A Midsummer Night’s Dream – incidental music, Op. 61 with

Rhian Lois (soprano I), Keri Fuge (soprano II)

CBSO Youth Chorus

City of Birmingham Symphony Orchestra

Click here to buy online (all volumes available here)

Or visit the Symphony Hall Gift shop

Winners of the 2015 International Tchaikovsky Competition

BICS 2015/16 –

Valery Gergiev conducts the Winners of the 2015 International Tchaikovsky Competition

Part of Birmingham International Concert Season 2015/16 Concert Package,
SoundBite, Birmingham International Concert Season 2015/16 and Competitions highlights

Wednesday 28th October

Symphony Hall

Mariinsky Orchestra
Valery Gergiev conductor
Lucas Debargue piano
Ariunbaatar Ganbaatar baritone
Clara-Jumi Kang violin
George Li piano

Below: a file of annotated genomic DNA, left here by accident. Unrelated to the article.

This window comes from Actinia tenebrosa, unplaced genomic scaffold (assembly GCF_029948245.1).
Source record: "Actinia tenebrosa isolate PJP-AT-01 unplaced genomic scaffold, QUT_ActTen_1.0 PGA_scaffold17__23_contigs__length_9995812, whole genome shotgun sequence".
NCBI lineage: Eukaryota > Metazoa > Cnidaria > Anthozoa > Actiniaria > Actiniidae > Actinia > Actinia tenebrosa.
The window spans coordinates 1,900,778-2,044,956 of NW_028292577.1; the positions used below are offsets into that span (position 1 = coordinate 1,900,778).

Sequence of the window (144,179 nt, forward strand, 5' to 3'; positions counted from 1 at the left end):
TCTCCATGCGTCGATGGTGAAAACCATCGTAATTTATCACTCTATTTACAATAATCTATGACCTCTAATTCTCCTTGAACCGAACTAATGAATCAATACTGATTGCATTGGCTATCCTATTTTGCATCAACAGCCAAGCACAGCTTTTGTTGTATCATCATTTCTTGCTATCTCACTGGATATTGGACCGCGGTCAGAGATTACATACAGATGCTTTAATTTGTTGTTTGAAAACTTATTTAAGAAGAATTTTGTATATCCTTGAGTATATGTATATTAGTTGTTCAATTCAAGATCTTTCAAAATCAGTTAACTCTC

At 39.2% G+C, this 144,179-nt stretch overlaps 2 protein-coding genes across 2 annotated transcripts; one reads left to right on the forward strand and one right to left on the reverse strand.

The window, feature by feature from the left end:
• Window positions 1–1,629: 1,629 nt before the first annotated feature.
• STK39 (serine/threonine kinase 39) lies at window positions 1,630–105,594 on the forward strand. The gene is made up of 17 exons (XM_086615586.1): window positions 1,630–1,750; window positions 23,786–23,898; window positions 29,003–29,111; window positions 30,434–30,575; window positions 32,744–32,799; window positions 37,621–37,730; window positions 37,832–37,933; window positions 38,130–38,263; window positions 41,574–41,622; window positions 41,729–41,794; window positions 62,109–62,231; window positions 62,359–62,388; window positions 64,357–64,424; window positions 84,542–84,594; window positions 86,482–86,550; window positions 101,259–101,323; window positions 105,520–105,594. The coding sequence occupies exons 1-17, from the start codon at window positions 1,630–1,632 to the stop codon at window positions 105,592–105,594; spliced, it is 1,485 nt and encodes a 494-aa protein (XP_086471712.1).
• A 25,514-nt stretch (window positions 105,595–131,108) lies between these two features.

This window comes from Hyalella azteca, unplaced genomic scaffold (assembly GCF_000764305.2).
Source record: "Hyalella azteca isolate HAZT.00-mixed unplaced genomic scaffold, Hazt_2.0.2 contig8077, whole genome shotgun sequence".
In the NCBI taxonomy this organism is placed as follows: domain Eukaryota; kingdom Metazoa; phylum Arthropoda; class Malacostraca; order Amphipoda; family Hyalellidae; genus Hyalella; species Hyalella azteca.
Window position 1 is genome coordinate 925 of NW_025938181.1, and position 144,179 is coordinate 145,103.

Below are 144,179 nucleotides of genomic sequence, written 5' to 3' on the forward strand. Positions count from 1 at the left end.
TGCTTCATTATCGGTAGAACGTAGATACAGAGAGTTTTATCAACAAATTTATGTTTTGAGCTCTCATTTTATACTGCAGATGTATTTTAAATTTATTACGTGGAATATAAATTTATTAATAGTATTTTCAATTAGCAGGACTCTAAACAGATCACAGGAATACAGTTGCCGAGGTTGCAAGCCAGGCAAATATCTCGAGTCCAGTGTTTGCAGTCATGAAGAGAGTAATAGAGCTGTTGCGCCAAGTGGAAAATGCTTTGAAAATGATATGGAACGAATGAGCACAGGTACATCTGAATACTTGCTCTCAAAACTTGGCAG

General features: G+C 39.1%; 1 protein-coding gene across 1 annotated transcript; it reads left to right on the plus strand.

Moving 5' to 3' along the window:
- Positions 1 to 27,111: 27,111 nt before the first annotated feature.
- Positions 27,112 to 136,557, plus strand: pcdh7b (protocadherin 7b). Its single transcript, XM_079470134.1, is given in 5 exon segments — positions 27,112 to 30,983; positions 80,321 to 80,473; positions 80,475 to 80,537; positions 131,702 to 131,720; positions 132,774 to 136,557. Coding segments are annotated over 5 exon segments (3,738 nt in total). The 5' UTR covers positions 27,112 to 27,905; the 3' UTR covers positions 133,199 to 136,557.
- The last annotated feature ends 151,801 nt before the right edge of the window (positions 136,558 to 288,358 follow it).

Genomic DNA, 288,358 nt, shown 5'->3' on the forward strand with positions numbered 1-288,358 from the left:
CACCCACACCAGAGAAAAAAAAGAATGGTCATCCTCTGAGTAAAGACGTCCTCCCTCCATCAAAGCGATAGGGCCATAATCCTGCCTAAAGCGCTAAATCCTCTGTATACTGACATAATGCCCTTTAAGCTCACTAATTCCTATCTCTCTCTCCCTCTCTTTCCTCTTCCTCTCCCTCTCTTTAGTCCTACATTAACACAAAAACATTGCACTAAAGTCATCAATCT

Yulia Matochkina mezzo soprano
Alexander Ramm cello

Debussy Prélude à l’après midi d’un faune 10’
Tchaikovsky Variations on a Roccoco Theme 18’
Mendelssohn Violin Concerto in E minor 28’
Tchaikovsky Piano Concerto No 1 (2nd Movement)
Verdi Overture to La forza del Destino 8’
Tchaikovsky Joan’s aria from Maid of Orleans 7’
Tchaikovsky Yeletsky’s aria from Queen of Spades 6’
Liszt Piano Concerto No 1 in E flat major 19’


Valery Gergiev and the Mariinsky Orchestra are bywords for energy, passion and the kind of red-blooded, life-or-death commitment that only Russian artists can deliver. And in Tchaikovsky’s anniversary year, the Competition named after him is still probably the world’s most prestigious music contest.

XV International Tchaikovsky Competition winners
The six winners that will be performing were announced in July 2015 from each of the following categories: piano, violin, cello, male voice, female voice and are as follows:

Exclusive:The artist Norman Perryman, whose paintings of conductors and soloists (including Valery Gergiev) are displayed throughout Symphony Hall, has a new book, which is currently on sale at the Symphony Hall shop. Norman will be signing copies as well as prints from the shop before and after this concert. For more on this click here.


Review by Ivan Hewett, Telegraph:

Click here for full review